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How new 'Infinity Blade' games the graphics
Video game • Salt Lake City-based developer Chair Entertainment stuns gamers withits new iPhone title.

By Vince Horiuchi The Salt Lake Tribune

Published November 30, 2010 6:12 pm
This is an archived article that was published on sltrib.com in 2010, and information in the article may be outdated. It is provided only for personal research purposes and may not be reprinted.
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At this stage in his technology career, it's probably pretty difficult to impress Apple icon Steve Jobs.

But that's what Salt Lake City's Donald Mustard and his team of game developers at Chair Entertainment did last summer when they showed the chief executive of Apple their latest game for the iPhone, iPod and iPad.

When Mustard demonstrated an early incarnation of "Infinity Blade," Jobs was amazed at what he saw — two knights sword fighting in front of a rustic medieval fortress with lush graphics that until then could only be accomplished on a PlayStation 3 or Xbox 360.

"He just said, 'I can't believe this is on one of our devices,' " Mustard recalled Jobs saying. After seeing the iPhone game, another Apple executive uttered, "This changes everything."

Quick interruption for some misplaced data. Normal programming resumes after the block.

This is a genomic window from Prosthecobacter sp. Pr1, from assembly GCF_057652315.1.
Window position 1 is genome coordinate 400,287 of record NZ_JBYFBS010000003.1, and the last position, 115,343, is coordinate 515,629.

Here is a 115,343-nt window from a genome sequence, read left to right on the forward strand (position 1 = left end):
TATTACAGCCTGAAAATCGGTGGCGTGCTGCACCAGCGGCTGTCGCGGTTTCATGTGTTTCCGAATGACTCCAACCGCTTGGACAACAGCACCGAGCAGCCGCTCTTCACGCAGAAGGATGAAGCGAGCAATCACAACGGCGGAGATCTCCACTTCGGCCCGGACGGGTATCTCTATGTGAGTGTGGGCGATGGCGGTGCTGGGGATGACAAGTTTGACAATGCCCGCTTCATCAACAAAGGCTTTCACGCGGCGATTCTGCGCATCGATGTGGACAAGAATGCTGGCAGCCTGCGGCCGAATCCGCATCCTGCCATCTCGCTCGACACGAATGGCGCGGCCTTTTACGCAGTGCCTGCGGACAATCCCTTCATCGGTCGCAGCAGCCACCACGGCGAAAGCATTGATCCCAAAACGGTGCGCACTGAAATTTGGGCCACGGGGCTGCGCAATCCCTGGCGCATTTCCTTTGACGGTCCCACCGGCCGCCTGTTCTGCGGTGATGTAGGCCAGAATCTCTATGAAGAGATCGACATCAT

That's exactly what Chair Entertainment hopes to do with its latest title, a milestone in iPhone/iPod gaming that highlights the graphic prowess of mobile devices. "Infinity Blade" should be released through Apple's iTunes Store within the next few days. A price has not been set yet.

Apple was so impressed with the game's graphics, the company invited Mustard and Mike Capps, the president of Chair's parent company, Epic Games, to come onstage with Jobs last September to show off the game during an Apple press event, sharing the stage with Coldplay singer Chris Martin.

In advance of the stage demonstration, Mustard spent two weeks earlier at the Apple offices to rehearse. "Apple very much cares," said Mustard, the creative director and co-founder of Chair. "They're perfectionists — from the position of your body onstage to what you're wearing. But I got to hang out with Steve Jobs and be onstage with Chris Martin. It was awesome."

"Infinity Blade" is an action/role-playing game in which the player assumes the role of a knight trying to take down the God King. As the descendant, the player then goes on a quest, killing a variety of enemies along the way. After the game's release, Chair will continue to support it with a series of free add-ons that will include new equipment for your character and a multiplayer mode.

Jobs wasn't the only one caught off guard by the game's leap in graphics when it was introduced to the world. Chair's product instantly became the talk of iPod/Apple fans.

"You could tell they had something really special," said Ben Kuchera, gaming editor for Ars Technica, the technology blog. "It looks like what you would expect from a very strong console game right now. It's one of the few games on the iPhone that if I were to get an e-mail tomorrow saying that it's available, I would stop everything I was doing, find my iPhone and buy it. That's the kind of hype it has."